Crime fiction is having a boom time, spurred on by the phenomenal success of books like Richard Orsman’s Thursday Murder Club series. Read on for more on why now is a great time to learn how to write crime fiction.

 

 

  1. Crime fiction is an incredibly popular genre

Crime is one of the fastest growing genres in UK fiction book sales, with Nielsen’s reporting a 19% volume growth in UK book sales for crime and thrillers in 2020.

 

  1. Crime fiction translates

Write a successful crime novel and the chances are it will be adapted into a film or onto the small screen or stage. From TV staples such as Midsomer Murders and Wallander to box office hits like Murder on the Orient Express and The Talented Mr Ripley, all began life as crime novels.

 

  1. Crime fiction has some of the most loyal fans

From Hercule Poirot to Philip Marlowe, from Inspector Morse to John Rebus, at the heart of the best crime fiction is an unforgettable detective. Create a detective your readers love and you’ll have them clamouring for the next book in the series.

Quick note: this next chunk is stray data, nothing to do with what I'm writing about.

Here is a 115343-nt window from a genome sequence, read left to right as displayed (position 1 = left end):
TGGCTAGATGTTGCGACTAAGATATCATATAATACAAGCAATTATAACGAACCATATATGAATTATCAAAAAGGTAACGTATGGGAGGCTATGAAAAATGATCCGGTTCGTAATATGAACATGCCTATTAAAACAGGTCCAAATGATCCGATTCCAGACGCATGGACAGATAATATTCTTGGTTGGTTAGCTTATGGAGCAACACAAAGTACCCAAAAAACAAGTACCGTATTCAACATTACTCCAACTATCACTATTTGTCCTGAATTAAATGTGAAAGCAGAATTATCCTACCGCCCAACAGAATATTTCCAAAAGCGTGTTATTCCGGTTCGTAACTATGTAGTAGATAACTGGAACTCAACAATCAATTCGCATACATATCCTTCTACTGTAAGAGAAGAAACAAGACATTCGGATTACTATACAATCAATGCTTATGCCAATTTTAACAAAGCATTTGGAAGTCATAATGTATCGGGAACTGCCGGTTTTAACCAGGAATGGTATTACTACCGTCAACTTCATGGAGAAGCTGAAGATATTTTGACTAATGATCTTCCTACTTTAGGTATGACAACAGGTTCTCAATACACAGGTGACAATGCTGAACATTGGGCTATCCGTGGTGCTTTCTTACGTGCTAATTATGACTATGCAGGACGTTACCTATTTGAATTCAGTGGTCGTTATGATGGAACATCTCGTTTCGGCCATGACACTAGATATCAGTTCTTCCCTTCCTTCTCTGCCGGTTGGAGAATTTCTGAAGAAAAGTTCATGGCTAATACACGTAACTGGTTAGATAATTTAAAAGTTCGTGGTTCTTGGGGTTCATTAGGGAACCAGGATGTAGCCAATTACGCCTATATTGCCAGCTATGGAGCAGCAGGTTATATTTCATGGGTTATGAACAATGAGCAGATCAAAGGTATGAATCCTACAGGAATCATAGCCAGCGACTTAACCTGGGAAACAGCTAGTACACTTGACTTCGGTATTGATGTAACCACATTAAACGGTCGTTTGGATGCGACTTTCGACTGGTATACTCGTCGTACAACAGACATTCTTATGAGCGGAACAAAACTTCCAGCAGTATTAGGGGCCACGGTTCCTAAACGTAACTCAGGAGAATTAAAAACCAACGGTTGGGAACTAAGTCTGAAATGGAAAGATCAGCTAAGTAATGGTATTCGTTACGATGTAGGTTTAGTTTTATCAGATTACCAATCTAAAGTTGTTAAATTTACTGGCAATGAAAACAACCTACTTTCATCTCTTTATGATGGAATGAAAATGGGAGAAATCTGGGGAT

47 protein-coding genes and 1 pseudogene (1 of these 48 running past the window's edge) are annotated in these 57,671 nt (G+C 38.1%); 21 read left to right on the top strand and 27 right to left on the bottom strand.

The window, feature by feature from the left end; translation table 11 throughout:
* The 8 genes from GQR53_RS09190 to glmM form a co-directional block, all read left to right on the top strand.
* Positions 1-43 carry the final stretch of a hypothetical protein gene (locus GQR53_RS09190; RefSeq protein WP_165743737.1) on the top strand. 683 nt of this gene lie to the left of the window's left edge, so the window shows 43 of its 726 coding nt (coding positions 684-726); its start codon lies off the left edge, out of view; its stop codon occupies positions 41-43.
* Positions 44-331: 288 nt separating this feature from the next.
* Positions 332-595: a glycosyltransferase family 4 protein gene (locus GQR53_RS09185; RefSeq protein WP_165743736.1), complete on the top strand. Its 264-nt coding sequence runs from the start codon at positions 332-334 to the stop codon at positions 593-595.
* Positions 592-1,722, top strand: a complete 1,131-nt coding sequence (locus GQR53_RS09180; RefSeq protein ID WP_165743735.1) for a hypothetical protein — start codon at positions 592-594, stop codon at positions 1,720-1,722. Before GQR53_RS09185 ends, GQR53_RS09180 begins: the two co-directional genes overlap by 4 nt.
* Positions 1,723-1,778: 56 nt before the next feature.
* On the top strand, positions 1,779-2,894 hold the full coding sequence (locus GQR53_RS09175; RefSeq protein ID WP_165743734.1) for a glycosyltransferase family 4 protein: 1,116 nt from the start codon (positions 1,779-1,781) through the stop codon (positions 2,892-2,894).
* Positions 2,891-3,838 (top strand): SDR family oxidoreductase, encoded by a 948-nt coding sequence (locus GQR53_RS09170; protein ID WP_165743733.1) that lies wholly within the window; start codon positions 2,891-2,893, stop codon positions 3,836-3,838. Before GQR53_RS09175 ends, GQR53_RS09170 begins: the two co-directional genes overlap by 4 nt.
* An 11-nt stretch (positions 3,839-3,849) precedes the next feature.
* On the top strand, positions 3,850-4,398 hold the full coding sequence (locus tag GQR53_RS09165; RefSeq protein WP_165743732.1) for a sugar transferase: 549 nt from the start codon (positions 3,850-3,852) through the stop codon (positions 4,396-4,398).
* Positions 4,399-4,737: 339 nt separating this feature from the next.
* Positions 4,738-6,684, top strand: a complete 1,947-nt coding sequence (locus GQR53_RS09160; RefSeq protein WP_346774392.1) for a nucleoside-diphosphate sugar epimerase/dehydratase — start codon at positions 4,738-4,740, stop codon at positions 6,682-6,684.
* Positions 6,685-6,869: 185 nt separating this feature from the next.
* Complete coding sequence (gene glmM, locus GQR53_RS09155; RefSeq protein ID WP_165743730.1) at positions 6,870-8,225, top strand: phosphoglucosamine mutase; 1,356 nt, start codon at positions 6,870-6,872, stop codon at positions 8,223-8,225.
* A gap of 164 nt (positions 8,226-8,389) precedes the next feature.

1. Crime fiction: a genre for our times?

From climate change to global pandemics, we live in increasingly uncertain times. While crime fiction delves into the darker side of life, ultimately justice prevails – the criminal is caught, the mystery is solved – and readers are left with the, however temporary, relief that order has been restored.

 

  1. Crime fiction is versatile

Study crime fiction and you’ll discover plenty of sub-genres to sink your teeth into (no pun intended). From cosy crime – currently having a moment due to the incredible success of Richard Orsman’s Thursday Murder Club series – to psychological thrillers epitomised by City Novel Studio alumna and Sunday Times bestselling crime writer Harriet Tyce, to hardboiled fiction, courtroom dramas and legal thrillers, there’s a sub-genre for everyone!

 

 

City’s Short Courses offer a ten-week Crime and Thriller Writing course taught by Sunday Times bestselling thriller author Caroline Green. Read here for her top tips on how to write crime fiction. Or click here to book her next course starting in January 2023.

 

And don’t just take our word for it: in the words of former student Darah O’Reilly, it’s ‘an outstandingly well put together course from a leading crime writer.’

 

For more on City’s Writing Short Courses visit our home page and keep an eye out on this blog for more updates on our growing list of published alumni.